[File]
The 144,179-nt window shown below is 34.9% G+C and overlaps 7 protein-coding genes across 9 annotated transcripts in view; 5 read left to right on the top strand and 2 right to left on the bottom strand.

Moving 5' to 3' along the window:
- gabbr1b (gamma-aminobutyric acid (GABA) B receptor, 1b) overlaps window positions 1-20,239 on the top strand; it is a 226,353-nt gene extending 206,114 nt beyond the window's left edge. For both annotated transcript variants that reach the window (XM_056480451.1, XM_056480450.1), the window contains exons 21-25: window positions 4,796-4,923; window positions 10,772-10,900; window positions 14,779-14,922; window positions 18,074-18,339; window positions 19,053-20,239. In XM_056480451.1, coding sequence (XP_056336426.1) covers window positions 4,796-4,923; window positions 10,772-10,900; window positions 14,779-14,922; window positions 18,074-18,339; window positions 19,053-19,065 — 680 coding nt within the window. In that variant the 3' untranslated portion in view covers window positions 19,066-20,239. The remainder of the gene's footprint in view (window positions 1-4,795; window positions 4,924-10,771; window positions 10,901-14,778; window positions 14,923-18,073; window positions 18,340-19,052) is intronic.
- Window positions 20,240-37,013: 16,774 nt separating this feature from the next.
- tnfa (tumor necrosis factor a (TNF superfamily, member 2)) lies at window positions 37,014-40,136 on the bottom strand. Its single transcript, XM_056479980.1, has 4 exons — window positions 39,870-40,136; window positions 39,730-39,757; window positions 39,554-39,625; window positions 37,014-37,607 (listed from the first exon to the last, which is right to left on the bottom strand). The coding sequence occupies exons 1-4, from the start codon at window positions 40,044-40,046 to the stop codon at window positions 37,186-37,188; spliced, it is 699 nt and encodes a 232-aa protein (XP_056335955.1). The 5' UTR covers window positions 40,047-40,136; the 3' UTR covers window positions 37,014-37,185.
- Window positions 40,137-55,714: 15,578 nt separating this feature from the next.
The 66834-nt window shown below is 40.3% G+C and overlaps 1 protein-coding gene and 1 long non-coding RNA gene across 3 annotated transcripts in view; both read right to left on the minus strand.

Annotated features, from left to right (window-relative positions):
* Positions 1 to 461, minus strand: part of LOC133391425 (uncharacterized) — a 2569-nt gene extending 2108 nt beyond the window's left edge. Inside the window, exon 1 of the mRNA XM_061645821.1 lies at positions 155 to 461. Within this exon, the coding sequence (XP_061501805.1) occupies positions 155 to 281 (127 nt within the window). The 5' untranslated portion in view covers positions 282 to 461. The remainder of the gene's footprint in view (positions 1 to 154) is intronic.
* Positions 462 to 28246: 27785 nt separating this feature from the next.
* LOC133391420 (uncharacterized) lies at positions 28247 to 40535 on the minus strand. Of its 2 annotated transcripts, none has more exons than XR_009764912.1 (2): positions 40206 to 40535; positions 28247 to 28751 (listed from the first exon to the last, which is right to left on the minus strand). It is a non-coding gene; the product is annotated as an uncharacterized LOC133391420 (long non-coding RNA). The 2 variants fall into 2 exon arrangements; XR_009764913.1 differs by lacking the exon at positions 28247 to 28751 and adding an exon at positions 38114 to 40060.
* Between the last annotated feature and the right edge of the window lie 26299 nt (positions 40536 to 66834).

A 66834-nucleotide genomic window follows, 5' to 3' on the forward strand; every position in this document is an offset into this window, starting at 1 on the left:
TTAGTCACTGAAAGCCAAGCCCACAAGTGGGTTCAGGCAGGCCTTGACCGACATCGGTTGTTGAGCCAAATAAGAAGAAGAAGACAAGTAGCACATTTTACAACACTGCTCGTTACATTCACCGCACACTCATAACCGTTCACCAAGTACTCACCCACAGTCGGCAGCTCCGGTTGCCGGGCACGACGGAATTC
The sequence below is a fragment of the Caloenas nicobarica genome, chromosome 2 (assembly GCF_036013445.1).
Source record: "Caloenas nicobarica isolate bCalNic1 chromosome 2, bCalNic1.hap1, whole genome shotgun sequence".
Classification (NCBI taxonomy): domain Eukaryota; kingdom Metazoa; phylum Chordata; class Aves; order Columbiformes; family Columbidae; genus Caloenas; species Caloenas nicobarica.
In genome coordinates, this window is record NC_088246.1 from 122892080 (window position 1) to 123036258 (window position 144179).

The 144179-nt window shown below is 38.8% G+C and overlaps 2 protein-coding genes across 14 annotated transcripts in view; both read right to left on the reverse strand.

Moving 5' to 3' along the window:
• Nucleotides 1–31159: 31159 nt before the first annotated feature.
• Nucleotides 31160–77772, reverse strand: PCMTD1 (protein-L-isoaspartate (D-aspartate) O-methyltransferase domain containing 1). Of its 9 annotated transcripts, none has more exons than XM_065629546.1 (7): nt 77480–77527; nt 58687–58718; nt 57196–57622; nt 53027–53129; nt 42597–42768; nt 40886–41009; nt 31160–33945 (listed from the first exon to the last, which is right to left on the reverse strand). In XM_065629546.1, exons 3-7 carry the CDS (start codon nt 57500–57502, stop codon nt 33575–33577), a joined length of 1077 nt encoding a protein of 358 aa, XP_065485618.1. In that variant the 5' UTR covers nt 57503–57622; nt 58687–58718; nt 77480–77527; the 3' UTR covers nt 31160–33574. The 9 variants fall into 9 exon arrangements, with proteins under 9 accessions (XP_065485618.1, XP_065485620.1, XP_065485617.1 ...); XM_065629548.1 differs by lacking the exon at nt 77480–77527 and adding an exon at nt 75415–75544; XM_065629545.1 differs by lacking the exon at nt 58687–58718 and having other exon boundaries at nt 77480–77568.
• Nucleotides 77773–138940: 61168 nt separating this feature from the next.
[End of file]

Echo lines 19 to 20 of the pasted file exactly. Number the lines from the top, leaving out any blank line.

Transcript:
The 144179-nt window shown below is 38.8% G+C and overlaps 2 protein-coding genes across 14 annotated transcripts in view; both read right to left on the reverse strand.

Moving 5' to 3' along the window: